By Yi-Wyn Yen
If you can't track down a Nintendo Wii this holiday season, you're not alone. Nintendo has not been able to keep up with the demand for its mega-hit console. Now thousands of desperate consumers who can't find the Wii on store shelves have turned to web outlets like Amazon (AMZN) and eBay (EBAY), where they're paying a premium to get one.
"We're seeing an unprecedented demand for a console," says Billy Pidgeon, a gaming analyst with IDC Research. "This is the killer gift this season. And if you're lucky enough to get a Wii with Guitar Hero III, that would be the ultimate."
The Wii's popularity and shortage has not only made it harder to find, but also more expensive to buy than the Xbox 360 or PlayStation 3. Since Black Friday, almost 5,000 Wiis were sold at an average price of $420.50 on eBay and some with extra games and controllers have been purchased for more than $600. On Amazon, new Wiis are starting at $490 plus shipping. The console retails for $250. Both Microsoft (MSFT) and Sony (SNE) dropped prices for their consoles to boost sales this year. Microsoft lowered its entry-level 360 by $50 to $349 while the PS3's low-end line retails for $399.
"Price alone won't move hardware," says John Taylor of Arcadia Research. "This isn't about price or what's available, but what people are willing to play."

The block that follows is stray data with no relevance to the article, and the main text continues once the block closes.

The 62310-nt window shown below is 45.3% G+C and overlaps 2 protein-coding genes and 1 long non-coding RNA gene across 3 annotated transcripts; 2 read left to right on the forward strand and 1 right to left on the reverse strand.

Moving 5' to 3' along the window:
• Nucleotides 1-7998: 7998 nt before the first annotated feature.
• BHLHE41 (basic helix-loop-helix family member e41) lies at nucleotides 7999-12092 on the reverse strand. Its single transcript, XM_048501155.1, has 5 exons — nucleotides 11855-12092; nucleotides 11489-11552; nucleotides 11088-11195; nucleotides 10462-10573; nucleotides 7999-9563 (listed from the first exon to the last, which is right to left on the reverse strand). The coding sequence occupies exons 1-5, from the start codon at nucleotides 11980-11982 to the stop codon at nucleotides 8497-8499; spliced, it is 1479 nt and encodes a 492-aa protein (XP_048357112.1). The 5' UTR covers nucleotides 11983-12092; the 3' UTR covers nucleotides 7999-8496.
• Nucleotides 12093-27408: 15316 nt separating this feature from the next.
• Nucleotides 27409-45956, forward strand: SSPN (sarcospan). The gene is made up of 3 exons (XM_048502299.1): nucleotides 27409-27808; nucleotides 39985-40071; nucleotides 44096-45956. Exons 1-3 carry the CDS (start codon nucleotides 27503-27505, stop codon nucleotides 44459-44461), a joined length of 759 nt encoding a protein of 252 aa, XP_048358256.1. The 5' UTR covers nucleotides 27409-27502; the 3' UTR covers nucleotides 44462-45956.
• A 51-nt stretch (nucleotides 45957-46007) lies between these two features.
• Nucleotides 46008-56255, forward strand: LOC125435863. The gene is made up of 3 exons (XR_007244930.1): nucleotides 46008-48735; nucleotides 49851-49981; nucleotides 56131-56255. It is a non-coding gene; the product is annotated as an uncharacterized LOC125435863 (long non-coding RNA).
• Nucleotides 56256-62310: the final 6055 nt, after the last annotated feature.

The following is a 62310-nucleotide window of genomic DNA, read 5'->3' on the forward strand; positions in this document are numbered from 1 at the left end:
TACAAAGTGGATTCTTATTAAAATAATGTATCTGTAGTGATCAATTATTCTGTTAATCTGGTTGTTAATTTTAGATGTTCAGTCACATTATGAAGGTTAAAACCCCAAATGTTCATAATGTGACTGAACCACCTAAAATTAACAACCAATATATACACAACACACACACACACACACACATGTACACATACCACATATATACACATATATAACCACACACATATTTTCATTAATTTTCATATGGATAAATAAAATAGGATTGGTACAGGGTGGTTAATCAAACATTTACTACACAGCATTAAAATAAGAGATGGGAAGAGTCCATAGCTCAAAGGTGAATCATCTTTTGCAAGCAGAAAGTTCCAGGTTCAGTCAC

The Wii's fun factor has made it a hit among the mass market compared to its more technologically-advanced rivals. The Wii uses a controller that requires players to simulate swings and punches to play video games. "Clearly, consumers place a higher value on accessible, fun games such as Wii Sports or Carnival than on high-definition graphics and leading-edge processing power," says Lazard Capital analyst Colin Sebastian.
Though Nintendo increased production by 80 percent since its November 2006 launch, executives warned in October to expect a holiday shortage. Last week the company sold 350,000 Wiis, which gave Nintendo its highest one-week U.S. sales total since the console was released. Nintendo of America president Reggie Fils-Aime said that the company would not be able to keep up with demand until "early next year."
"The challenge is in demand, not supply," Fils-Aime told Fortune in October. "We planned optimistically for the launch, but no one could have foreseen how much more popular Wii would be than any other system in memory."
Taylor says the best way to find a Wii without paying above retail is to contact store managers at gaming shops like GameStop (GME) or box retailers like Wal-Mart (WMT) and Best Buy (BBY) early in the week. "You want to call on a Tuesday or Wednesday and find out when the new Wiis are coming in," he says. "Usually new games arrive on the trucks Monday night or Tuesday. If you wait to the weekend, you'll find those shelves empty."